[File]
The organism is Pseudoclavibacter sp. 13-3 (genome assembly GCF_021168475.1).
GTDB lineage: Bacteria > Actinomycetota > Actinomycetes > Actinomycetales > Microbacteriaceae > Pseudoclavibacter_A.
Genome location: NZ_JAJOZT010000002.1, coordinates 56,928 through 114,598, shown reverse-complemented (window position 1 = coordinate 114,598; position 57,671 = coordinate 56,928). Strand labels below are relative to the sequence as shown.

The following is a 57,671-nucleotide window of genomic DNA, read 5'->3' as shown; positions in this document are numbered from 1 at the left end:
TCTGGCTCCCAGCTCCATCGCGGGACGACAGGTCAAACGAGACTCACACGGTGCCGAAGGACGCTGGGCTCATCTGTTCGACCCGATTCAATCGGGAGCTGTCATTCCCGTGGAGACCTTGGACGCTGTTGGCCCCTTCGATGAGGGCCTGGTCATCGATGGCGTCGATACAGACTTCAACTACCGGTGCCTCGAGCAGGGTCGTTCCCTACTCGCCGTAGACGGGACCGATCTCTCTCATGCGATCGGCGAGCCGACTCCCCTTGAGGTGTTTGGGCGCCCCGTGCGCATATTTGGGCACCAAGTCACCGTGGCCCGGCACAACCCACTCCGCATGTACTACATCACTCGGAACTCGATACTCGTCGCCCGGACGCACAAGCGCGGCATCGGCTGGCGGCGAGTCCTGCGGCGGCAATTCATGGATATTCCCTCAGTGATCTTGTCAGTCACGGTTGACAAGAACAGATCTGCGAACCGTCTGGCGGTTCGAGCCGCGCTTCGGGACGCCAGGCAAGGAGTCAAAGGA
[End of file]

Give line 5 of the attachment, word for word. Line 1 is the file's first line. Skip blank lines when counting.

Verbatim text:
TCTGGCTCCCAGCTCCATCGCGGGACGACAGGTCAAACGAGACTCACACGGTGCCGAAGGACGCTGGGCTCATCTGTTCGACCCGATTCAATCGGGAGCTGTCATTCCCGTGGAGACCTTGGACGCTGTTGGCCCCTTCGATGAGGGCCTGGTCATCGATGGCGTCGATACAGACTTCAACTACCGGTGCCTCGAGCAGGGTCGTTCCCTACTCGCCGTAGACGGGACCGATCTCTCTCATGCGATCGGCGAGCCGACTCCCCTTGAGGTGTTTGGGCGCCCCGTGCGCATATTTGGGCACCAAGTCACCGTGGCCCGGCACAACCCACTCCGCATGTACTACATCACTCGGAACTCGATACTCGTCGCCCGGACGCACAAGCGCGGCATCGGCTGGCGGCGAGTCCTGCGGCGGCAATTCATGGATATTCCCTCAGTGATCTTGTCAGTCACGGTTGACAAGAACAGATCTGCGAACCGTCTGGCGGTTCGAGCCGCGCTTCGGGACGCCAGGCAAGGAGTCAAAGGA